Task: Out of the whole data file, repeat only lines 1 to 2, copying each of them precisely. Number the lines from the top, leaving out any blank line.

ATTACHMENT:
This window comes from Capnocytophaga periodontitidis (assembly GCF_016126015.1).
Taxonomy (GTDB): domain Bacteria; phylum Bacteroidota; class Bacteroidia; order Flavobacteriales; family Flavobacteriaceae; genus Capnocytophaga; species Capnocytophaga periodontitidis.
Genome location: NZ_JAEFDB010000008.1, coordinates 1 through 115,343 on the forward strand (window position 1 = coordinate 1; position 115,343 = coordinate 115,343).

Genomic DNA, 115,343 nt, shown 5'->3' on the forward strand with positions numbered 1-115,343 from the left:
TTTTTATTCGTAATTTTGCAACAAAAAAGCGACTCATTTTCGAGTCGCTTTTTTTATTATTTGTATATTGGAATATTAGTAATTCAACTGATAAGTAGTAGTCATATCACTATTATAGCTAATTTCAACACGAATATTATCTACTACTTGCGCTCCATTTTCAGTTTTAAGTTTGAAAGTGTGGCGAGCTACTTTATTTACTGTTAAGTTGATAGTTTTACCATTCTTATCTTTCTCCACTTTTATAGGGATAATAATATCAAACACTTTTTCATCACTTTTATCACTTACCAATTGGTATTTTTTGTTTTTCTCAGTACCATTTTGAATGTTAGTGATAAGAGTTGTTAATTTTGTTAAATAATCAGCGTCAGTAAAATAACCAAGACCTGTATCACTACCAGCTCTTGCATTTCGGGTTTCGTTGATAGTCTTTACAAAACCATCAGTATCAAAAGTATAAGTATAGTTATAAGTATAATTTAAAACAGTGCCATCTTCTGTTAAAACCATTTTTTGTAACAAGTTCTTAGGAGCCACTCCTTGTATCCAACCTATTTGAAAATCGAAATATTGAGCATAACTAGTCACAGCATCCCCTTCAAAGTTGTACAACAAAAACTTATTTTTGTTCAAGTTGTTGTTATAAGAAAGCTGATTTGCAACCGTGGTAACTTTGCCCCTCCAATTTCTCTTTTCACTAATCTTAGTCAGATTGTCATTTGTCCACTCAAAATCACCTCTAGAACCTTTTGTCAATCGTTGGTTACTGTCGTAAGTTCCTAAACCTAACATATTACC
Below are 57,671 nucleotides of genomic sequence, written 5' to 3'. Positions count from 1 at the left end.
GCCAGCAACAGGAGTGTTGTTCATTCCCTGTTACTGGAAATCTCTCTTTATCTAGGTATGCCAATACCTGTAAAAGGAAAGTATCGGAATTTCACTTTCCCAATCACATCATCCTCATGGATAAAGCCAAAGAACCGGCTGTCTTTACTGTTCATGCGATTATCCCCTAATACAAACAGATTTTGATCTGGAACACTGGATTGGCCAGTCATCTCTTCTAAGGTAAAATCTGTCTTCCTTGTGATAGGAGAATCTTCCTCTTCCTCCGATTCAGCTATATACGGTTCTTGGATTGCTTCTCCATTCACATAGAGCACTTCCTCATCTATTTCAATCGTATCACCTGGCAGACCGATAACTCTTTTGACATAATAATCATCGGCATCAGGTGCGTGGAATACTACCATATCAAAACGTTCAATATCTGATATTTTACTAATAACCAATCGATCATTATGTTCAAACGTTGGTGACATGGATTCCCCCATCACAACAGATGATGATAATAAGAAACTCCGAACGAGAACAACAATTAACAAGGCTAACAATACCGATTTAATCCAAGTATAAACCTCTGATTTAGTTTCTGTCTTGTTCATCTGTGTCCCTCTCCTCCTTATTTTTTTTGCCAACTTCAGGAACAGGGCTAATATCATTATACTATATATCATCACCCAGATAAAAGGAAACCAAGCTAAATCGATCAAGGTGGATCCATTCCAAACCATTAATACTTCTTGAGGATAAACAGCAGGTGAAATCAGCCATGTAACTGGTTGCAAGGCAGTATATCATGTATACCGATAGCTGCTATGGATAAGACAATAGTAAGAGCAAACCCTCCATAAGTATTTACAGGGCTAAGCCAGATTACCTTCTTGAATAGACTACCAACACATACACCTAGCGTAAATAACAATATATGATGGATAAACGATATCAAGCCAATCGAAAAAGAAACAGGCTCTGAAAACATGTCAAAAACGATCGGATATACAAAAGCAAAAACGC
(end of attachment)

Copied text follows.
This window comes from Capnocytophaga periodontitidis (assembly GCF_016126015.1).
Taxonomy (GTDB): domain Bacteria; phylum Bacteroidota; class Bacteroidia; order Flavobacteriales; family Flavobacteriaceae; genus Capnocytophaga; species Capnocytophaga periodontitidis.